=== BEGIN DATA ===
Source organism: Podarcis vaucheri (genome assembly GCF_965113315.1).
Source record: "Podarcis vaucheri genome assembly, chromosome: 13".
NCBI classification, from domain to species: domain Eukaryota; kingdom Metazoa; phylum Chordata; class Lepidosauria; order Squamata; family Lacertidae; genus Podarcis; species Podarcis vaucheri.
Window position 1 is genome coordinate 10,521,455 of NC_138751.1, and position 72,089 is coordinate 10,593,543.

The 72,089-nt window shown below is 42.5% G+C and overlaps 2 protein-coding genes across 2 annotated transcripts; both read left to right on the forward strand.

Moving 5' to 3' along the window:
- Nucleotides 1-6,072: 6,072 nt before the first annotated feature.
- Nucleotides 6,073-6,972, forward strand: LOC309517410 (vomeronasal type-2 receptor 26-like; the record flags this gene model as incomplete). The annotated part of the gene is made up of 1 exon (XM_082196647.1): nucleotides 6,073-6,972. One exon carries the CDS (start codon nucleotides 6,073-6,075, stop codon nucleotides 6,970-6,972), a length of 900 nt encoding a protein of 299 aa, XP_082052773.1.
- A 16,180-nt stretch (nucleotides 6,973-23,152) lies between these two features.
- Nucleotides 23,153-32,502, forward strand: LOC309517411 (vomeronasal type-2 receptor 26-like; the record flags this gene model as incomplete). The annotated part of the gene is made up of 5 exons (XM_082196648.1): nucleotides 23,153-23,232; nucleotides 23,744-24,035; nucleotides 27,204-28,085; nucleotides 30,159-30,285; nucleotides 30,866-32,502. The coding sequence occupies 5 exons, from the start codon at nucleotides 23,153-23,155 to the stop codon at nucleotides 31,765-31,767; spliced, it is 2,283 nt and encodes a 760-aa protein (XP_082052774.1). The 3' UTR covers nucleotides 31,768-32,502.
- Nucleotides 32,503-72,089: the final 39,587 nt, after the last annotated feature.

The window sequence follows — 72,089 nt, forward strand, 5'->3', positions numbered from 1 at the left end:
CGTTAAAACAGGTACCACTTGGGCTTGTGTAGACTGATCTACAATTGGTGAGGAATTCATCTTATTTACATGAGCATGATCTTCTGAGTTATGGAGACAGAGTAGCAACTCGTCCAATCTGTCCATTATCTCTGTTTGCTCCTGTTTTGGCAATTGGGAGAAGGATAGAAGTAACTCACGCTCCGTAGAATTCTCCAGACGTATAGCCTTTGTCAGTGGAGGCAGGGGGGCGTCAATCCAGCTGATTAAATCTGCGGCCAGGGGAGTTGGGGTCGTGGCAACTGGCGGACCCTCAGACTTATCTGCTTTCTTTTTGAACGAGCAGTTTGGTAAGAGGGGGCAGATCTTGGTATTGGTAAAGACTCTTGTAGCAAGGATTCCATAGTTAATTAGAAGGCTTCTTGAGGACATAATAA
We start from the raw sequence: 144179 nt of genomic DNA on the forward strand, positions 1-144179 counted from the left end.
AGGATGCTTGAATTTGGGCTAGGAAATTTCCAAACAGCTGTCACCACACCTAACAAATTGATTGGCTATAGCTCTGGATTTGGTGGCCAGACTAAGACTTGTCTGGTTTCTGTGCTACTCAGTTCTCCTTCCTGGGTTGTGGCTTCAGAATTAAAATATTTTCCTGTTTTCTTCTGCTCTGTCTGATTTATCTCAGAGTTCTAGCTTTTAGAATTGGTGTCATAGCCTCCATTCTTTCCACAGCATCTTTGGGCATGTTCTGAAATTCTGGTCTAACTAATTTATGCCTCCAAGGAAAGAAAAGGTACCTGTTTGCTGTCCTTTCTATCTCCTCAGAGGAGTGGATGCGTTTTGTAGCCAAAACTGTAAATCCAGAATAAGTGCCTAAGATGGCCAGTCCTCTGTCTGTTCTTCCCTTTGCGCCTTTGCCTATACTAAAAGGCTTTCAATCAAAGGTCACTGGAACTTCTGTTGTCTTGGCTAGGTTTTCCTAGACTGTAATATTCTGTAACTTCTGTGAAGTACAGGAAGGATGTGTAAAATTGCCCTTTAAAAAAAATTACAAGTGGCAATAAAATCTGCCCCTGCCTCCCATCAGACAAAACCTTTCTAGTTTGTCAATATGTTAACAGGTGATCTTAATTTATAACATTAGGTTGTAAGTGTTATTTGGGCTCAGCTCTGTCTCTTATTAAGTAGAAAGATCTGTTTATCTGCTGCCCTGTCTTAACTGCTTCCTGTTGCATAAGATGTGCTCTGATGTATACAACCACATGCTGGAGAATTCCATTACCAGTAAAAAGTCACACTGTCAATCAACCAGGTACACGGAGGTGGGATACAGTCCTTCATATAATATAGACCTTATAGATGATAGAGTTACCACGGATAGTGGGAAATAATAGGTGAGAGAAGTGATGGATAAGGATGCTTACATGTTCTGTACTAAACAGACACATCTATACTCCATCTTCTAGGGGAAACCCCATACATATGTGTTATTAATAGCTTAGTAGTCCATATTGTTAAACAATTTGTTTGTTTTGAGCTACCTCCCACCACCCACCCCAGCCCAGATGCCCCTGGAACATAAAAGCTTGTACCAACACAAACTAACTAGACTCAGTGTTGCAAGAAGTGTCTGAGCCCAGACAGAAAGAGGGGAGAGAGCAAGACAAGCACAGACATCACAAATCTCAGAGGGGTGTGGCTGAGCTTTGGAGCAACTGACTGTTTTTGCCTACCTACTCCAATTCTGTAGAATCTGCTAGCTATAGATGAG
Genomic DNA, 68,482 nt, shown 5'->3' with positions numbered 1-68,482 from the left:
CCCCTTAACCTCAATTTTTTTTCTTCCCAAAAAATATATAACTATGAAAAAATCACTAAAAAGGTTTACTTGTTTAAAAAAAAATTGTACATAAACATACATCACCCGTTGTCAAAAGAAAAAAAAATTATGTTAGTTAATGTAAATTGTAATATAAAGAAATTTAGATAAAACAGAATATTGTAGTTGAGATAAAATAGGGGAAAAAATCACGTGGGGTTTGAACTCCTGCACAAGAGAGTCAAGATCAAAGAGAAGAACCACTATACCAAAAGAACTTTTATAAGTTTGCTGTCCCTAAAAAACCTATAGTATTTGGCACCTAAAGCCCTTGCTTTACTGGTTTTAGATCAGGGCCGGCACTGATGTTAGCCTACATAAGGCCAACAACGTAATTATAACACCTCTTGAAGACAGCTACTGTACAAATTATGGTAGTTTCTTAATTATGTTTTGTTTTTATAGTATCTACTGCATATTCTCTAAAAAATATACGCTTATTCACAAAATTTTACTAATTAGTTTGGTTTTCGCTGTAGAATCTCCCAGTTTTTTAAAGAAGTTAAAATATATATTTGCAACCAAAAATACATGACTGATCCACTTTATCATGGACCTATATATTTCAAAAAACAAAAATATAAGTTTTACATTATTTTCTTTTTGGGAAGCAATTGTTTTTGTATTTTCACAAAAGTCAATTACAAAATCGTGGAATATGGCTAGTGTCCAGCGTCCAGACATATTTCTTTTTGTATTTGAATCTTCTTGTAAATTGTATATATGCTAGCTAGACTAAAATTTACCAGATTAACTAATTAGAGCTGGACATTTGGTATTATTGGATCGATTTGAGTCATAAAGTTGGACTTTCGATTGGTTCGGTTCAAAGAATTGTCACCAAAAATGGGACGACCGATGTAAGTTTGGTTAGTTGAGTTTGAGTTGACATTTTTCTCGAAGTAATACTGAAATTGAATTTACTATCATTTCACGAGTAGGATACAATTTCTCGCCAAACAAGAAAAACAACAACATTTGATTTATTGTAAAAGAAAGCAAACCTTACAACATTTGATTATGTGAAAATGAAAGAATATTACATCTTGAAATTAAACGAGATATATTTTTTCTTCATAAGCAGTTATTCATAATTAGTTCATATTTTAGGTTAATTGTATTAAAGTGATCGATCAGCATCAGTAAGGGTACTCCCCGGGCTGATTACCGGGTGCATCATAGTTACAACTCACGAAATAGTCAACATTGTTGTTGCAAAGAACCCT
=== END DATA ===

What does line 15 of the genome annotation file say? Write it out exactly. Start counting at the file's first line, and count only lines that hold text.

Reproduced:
AGGATGCTTGAATTTGGGCTAGGAAATTTCCAAACAGCTGTCACCACACCTAACAAATTGATTGGCTATAGCTCTGGATTTGGTGGCCAGACTAAGACTTGTCTGGTTTCTGTGCTACTCAGTTCTCCTTCCTGGGTTGTGGCTTCAGAATTAAAATATTTTCCTGTTTTCTTCTGCTCTGTCTGATTTATCTCAGAGTTCTAGCTTTTAGAATTGGTGTCATAGCCTCCATTCTTTCCACAGCATCTTTGGGCATGTTCTGAAATTCTGGTCTAACTAATTTATGCCTCCAAGGAAAGAAAAGGTACCTGTTTGCTGTCCTTTCTATCTCCTCAGAGGAGTGGATGCGTTTTGTAGCCAAAACTGTAAATCCAGAATAAGTGCCTAAGATGGCCAGTCCTCTGTCTGTTCTTCCCTTTGCGCCTTTGCCTATACTAAAAGGCTTTCAATCAAAGGTCACTGGAACTTCTGTTGTCTTGGCTAGGTTTTCCTAGACTGTAATATTCTGTAACTTCTGTGAAGTACAGGAAGGATGTGTAAAATTGCCCTTTAAAAAAAATTACAAGTGGCAATAAAATCTGCCCCTGCCTCCCATCAGACAAAACCTTTCTAGTTTGTCAATATGTTAACAGGTGATCTTAATTTATAACATTAGGTTGTAAGTGTTATTTGGGCTCAGCTCTGTCTCTTATTAAGTAGAAAGATCTGTTTATCTGCTGCCCTGTCTTAACTGCTTCCTGTTGCATAAGATGTGCTCTGATGTATACAACCACATGCTGGAGAATTCCATTACCAGTAAAAAGTCACACTGTCAATCAACCAGGTACACGGAGGTGGGATACAGTCCTTCATATAATATAGACCTTATAGATGATAGAGTTACCACGGATAGTGGGAAATAATAGGTGAGAGAAGTGATGGATAAGGATGCTTACATGTTCTGTACTAAACAGACACATCTATACTCCATCTTCTAGGGGAAACCCCATACATATGTGTTATTAATAGCTTAGTAGTCCATATTGTTAAACAATTTGTTTGTTTTGAGCTACCTCCCACCACCCACCCCAGCCCAGATGCCCCTGGAACATAAAAGCTTGTACCAACACAAACTAACTAGACTCAGTGTTGCAAGAAGTGTCTGAGCCCAGACAGAAAGAGGGGAGAGAGCAAGACAAGCACAGACATCACAAATCTCAGAGGGGTGTGGCTGAGCTTTGGAGCAACTGACTGTTTTTGCCTACCTACTCCAATTCTGTAGAATCTGCTAGCTATAGATGAG